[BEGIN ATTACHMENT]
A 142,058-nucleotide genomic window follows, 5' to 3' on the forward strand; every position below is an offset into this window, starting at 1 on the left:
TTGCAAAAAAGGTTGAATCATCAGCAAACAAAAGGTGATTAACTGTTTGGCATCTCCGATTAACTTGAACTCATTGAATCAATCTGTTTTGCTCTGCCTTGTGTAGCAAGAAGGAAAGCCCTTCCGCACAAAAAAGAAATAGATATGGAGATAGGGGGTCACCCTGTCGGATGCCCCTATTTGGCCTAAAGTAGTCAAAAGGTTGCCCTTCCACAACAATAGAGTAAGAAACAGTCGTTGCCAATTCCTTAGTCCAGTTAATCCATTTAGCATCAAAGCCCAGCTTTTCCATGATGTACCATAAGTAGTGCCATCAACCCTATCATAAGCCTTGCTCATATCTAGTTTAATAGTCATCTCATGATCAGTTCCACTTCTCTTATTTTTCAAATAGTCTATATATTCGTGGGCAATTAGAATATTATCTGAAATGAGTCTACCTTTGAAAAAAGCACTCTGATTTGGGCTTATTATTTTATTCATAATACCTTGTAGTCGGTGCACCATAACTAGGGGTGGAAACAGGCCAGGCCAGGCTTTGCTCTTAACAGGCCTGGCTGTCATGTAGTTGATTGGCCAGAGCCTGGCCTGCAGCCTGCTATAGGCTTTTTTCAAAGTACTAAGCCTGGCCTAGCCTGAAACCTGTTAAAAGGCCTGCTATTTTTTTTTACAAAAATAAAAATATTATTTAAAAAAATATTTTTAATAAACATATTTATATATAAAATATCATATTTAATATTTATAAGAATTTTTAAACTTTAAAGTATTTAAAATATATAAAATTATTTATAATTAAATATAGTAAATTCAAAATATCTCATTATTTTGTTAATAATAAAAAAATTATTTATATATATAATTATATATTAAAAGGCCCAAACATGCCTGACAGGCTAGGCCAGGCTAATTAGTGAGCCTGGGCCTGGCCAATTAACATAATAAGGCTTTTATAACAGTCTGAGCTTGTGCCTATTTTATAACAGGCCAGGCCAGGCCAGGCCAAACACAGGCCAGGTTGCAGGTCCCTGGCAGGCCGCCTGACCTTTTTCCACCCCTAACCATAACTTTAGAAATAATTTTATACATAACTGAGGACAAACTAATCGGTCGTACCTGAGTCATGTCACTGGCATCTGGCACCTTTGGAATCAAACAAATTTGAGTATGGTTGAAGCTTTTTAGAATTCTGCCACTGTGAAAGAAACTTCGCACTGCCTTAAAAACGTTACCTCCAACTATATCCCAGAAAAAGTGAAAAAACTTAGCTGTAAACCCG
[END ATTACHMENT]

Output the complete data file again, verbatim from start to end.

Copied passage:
A 142,058-nucleotide genomic window follows, 5' to 3' on the forward strand; every position below is an offset into this window, starting at 1 on the left:
TTGCAAAAAAGGTTGAATCATCAGCAAACAAAAGGTGATTAACTGTTTGGCATCTCCGATTAACTTGAACTCATTGAATCAATCTGTTTTGCTCTGCCTTGTGTAGCAAGAAGGAAAGCCCTTCCGCACAAAAAAGAAATAGATATGGAGATAGGGGGTCACCCTGTCGGATGCCCCTATTTGGCCTAAAGTAGTCAAAAGGTTGCCCTTCCACAACAATAGAGTAAGAAACAGTCGTTGCCAATTCCTTAGTCCAGTTAATCCATTTAGCATCAAAGCCCAGCTTTTCCATGATGTACCATAAGTAGTGCCATCAACCCTATCATAAGCCTTGCTCATATCTAGTTTAATAGTCATCTCATGATCAGTTCCACTTCTCTTATTTTTCAAATAGTCTATATATTCGTGGGCAATTAGAATATTATCTGAAATGAGTCTACCTTTGAAAAAAGCACTCTGATTTGGGCTTATTATTTTATTCATAATACCTTGTAGTCGGTGCACCATAACTAGGGGTGGAAACAGGCCAGGCCAGGCTTTGCTCTTAACAGGCCTGGCTGTCATGTAGTTGATTGGCCAGAGCCTGGCCTGCAGCCTGCTATAGGCTTTTTTCAAAGTACTAAGCCTGGCCTAGCCTGAAACCTGTTAAAAGGCCTGCTATTTTTTTTTACAAAAATAAAAATATTATTTAAAAAAATATTTTTAATAAACATATTTATATATAAAATATCATATTTAATATTTATAAGAATTTTTAAACTTTAAAGTATTTAAAATATATAAAATTATTTATAATTAAATATAGTAAATTCAAAATATCTCATTATTTTGTTAATAATAAAAAAATTATTTATATATATAATTATATATTAAAAGGCCCAAACATGCCTGACAGGCTAGGCCAGGCTAATTAGTGAGCCTGGGCCTGGCCAATTAACATAATAAGGCTTTTATAACAGTCTGAGCTTGTGCCTATTTTATAACAGGCCAGGCCAGGCCAGGCCAAACACAGGCCAGGTTGCAGGTCCCTGGCAGGCCGCCTGACCTTTTTCCACCCCTAACCATAACTTTAGAAATAATTTTATACATAACTGAGGACAAACTAATCGGTCGTACCTGAGTCATGTCACTGGCATCTGGCACCTTTGGAATCAAACAAATTTGAGTATGGTTGAAGCTTTTTAGAATTCTGCCACTGTGAAAGAAACTTCGCACTGCCTTAAAAACGTTACCTCCAACTATATCCCAGAAAAAGTGAAAAAACTTAGCTGTAAACCCG